In Southampton, Republican Christine Scalera is 85 votes ahead of her opponent, Democrat Brad Bender, in the race for town board, with 791 absentee ballots still to count, according to the Suffolk Board of Elections.
If Scalera holds on to the lead, the board will retain its 3-2 Republican majority. If Bender wins, the Democrats will take control.
Bender said he is not conceding yet, while Scalera said she is "cautiously optimistic."
There were four candidates running for two council seats: one held by Democrat Bridget Fleming, who sought re-election and one held by Republican Nancy Graboski, who couldn't run for re-election because of term limits.
Fleming won her seat back with 5,828 votes, making her the top vote-getter of the four candidates. Scalera received 5,342, Bender 5,257 and William Hughes Jr. received 5,173 in unofficial results counted Tuesday night.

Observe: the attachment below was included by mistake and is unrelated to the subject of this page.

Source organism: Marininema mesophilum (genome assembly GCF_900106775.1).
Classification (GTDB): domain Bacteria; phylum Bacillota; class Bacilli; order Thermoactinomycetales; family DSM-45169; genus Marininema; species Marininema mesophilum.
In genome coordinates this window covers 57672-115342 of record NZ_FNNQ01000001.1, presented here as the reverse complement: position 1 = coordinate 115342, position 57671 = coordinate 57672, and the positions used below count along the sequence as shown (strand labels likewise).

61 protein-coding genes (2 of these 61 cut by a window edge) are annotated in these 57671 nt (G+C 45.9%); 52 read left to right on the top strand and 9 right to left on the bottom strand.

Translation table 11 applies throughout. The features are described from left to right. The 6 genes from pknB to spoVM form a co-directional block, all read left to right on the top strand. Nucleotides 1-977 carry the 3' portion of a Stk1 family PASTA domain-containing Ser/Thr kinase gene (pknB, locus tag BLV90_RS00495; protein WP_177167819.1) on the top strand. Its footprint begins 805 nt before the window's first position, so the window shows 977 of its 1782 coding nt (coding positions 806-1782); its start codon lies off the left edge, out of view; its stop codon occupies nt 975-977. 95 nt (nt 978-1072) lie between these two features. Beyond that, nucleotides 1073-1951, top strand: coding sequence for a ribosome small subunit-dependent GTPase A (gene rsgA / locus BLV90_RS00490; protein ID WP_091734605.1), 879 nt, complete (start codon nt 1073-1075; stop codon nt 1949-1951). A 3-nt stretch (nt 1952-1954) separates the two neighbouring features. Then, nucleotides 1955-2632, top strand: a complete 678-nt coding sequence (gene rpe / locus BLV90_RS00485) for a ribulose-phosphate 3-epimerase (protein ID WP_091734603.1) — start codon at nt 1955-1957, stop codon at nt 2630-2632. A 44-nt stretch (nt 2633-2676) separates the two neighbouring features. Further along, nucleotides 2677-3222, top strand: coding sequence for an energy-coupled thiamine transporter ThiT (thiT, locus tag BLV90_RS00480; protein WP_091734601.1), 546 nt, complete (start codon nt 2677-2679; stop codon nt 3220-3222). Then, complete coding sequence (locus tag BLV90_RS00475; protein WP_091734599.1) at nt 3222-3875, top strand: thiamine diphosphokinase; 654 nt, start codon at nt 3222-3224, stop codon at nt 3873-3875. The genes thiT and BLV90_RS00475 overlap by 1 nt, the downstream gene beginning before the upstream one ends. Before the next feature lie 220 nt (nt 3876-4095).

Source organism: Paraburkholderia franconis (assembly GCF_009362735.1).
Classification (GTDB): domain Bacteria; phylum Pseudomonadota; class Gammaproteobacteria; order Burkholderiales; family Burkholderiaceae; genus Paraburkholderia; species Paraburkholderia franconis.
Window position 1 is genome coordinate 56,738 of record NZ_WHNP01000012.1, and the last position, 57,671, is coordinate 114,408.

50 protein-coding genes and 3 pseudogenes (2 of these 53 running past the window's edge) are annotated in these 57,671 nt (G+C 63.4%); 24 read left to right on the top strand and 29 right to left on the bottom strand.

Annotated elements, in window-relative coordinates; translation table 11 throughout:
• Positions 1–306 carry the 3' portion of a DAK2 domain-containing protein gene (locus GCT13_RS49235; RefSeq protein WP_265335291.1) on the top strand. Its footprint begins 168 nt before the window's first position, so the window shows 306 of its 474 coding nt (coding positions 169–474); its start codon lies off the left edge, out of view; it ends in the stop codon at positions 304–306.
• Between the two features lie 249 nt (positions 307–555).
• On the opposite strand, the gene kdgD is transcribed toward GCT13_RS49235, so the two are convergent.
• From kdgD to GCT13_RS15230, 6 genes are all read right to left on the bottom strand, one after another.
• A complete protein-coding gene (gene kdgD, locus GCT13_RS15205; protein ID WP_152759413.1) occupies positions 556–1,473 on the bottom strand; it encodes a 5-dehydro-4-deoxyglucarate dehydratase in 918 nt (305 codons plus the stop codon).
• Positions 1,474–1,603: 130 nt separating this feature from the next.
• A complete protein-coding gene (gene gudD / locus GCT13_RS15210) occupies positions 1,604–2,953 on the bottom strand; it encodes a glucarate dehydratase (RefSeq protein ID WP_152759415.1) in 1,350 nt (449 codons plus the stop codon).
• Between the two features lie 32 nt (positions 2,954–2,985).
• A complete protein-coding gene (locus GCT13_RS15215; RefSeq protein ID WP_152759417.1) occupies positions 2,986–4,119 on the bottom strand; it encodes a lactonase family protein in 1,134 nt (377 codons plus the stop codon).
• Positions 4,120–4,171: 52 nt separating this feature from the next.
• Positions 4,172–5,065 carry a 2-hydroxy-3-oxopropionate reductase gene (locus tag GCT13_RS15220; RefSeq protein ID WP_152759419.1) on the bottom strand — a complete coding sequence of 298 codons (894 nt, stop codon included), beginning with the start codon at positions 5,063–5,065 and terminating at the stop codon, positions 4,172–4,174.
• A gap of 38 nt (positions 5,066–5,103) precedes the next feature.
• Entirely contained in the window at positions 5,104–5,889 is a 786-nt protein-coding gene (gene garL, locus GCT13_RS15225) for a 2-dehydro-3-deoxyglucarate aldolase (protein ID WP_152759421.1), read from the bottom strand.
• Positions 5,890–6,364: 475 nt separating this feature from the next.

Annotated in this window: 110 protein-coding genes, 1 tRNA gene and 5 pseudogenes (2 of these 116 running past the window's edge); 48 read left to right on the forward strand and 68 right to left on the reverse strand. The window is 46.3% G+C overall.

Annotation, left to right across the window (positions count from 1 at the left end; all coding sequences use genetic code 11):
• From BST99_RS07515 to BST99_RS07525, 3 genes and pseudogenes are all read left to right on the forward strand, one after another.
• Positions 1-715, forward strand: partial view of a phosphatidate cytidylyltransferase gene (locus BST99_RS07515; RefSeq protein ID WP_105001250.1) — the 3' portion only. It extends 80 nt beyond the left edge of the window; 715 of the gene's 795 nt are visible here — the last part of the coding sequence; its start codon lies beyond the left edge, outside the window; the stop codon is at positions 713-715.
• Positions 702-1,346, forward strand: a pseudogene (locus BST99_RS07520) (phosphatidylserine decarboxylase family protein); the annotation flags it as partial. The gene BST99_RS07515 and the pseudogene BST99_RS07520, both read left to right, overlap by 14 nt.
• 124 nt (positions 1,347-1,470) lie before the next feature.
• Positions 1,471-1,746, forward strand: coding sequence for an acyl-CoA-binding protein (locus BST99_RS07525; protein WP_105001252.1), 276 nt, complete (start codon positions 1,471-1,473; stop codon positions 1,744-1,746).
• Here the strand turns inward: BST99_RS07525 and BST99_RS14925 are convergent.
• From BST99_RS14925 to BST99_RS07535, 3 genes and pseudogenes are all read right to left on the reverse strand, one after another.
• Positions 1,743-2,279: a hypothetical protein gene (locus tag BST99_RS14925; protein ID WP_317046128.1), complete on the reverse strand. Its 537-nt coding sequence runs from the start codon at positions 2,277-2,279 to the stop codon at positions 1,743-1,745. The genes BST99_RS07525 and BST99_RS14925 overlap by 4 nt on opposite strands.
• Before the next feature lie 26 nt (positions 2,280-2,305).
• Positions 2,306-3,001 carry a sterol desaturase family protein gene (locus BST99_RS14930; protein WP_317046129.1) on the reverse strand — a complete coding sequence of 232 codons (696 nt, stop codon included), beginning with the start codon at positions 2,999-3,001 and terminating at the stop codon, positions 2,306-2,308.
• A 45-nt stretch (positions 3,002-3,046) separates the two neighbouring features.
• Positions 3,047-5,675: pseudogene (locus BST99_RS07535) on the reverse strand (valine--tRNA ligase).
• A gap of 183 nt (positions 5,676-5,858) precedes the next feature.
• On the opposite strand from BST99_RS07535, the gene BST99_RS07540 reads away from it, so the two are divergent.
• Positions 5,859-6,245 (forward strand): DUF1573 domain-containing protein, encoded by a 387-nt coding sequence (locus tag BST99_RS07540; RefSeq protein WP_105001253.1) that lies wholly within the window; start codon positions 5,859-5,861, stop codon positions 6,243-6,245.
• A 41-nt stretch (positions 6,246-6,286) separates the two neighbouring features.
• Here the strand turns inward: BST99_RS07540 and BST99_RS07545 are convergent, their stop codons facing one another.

Absentee ballots waiting to be counted in the town are 281 Democratic, 320 Republican, 18 Conservative, 23 Independent and 148 blanks, or no affiliation. Officials at the election board said counting would begin Wednesday.
Scalera is an attorney from Southampton specializing in land use, and is also a part-time town attorney in Brookhaven. She said she won't claim victory until all the ballots are counted. The process of running, especially talking to neighbors as she went door-to-door, has inspired her, she said.
Bender, president of the Flanders, Riverside and Northampton Community Association, said he isn't throwing in the towel yet.
"If you look at Southampton's voting historically, [elections] have been won and lost by a handful of votes," he said.
Anna Throne-Holst easily defeated former supervisor Linda Kabot's write-in campaign by a vote of 6,249 to 3,602.